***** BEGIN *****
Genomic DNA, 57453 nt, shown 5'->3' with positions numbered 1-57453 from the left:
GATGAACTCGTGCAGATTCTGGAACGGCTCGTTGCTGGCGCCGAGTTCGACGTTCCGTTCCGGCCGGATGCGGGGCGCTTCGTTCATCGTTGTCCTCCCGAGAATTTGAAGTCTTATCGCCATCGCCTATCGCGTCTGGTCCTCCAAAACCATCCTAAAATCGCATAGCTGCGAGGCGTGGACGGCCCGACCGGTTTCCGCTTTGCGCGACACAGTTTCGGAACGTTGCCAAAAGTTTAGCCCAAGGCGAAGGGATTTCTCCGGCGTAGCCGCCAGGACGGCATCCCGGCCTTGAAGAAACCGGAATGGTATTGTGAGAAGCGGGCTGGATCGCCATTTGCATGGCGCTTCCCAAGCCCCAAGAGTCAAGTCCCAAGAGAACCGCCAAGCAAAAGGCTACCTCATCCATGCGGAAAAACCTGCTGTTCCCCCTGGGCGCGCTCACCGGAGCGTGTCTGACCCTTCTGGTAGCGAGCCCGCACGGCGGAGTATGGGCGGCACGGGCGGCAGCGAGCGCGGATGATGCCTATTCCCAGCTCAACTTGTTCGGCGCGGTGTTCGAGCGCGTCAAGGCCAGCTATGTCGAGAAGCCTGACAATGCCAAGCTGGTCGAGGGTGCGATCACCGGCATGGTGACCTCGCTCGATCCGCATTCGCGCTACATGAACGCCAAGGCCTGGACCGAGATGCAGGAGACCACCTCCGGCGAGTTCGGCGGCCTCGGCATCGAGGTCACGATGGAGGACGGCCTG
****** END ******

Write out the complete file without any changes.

Genomic DNA, 57453 nt, shown 5'->3' with positions numbered 1-57453 from the left:
GATGAACTCGTGCAGATTCTGGAACGGCTCGTTGCTGGCGCCGAGTTCGACGTTCCGTTCCGGCCGGATGCGGGGCGCTTCGTTCATCGTTGTCCTCCCGAGAATTTGAAGTCTTATCGCCATCGCCTATCGCGTCTGGTCCTCCAAAACCATCCTAAAATCGCATAGCTGCGAGGCGTGGACGGCCCGACCGGTTTCCGCTTTGCGCGACACAGTTTCGGAACGTTGCCAAAAGTTTAGCCCAAGGCGAAGGGATTTCTCCGGCGTAGCCGCCAGGACGGCATCCCGGCCTTGAAGAAACCGGAATGGTATTGTGAGAAGCGGGCTGGATCGCCATTTGCATGGCGCTTCCCAAGCCCCAAGAGTCAAGTCCCAAGAGAACCGCCAAGCAAAAGGCTACCTCATCCATGCGGAAAAACCTGCTGTTCCCCCTGGGCGCGCTCACCGGAGCGTGTCTGACCCTTCTGGTAGCGAGCCCGCACGGCGGAGTATGGGCGGCACGGGCGGCAGCGAGCGCGGATGATGCCTATTCCCAGCTCAACTTGTTCGGCGCGGTGTTCGAGCGCGTCAAGGCCAGCTATGTCGAGAAGCCTGACAATGCCAAGCTGGTCGAGGGTGCGATCACCGGCATGGTGACCTCGCTCGATCCGCATTCGCGCTACATGAACGCCAAGGCCTGGACCGAGATGCAGGAGACCACCTCCGGCGAGTTCGGCGGCCTCGGCATCGAGGTCACGATGGAGGACGGCCTG